Why do people travel, up the Eiffel Tower, or standing thirty deep in a small room to see the Mona Lisa? Nothing can come of it. It’s unlikely to make you happier. Thousands of generations of humans never travelled, and so what? Sydney Harbour was nicer without the tour buses, or bridge, or people. The woman with her flag saying, Follow me, quickly! I had one at Auschwitz, pushing into line in front of me, inserting her group, as they apologised on her behalf.
The morning stretches, and there are no more stops. The bus rolls on, and I’m stuck in the same position, lost in the sky (and the little bit of land that gives it some context, some meaning). I’m aware that some people don’t go home. They find another country, wife, husband and stay in London or Oslo, and start again, working for KPMG or Deutsche Bank. Although I don’t think Rowen was one of those.
It doesn’t end well for some. The pumps stop working. The soil cracks. But others know they were born in the wrong body, the wrong time, the wrong place. These are people who see every variation in the cloudscape.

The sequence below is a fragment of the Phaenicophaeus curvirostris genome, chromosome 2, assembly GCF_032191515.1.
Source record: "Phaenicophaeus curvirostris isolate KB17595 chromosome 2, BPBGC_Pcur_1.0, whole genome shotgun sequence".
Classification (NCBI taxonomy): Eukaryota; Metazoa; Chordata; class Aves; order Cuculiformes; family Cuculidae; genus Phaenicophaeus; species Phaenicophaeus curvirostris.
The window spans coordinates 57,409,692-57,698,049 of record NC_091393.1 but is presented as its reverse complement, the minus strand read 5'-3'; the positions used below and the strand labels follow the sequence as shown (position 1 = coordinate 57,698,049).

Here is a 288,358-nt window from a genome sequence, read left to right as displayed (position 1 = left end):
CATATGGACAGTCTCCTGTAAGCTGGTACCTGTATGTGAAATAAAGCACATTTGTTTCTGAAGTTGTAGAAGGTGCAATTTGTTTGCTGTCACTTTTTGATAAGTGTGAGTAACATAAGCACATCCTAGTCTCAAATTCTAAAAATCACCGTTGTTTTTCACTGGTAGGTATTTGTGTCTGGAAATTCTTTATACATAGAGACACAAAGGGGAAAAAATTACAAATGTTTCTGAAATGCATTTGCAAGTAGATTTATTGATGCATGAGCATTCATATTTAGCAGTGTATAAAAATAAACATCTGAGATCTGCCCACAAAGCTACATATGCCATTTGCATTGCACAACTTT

Travel needs to be ambitious. It can’t be the bus to work, or the plane to the Gold Coast, theme parks, chain hotels. Only if it offers the opportunity to fuck up everything you’ve ever known. Amundsen and Scott, Leichhardt, Crozier and Peng Jiamu, refusing to return home after a busy day at work.
Aged twenty-four I backpacked (on Greyhound buses) around America for two months. Twenty-five states. Six or seven travelling companions I picked up and lost along the way. I was, I swear, willing to find someone, some place, and make that my life. I took samples of my orchestral arrangements, determined to visit Universal Music in Los Angeles (though I never went in). I returned home, and for the next thirty years I used this journey as a reminder, a sort of regret.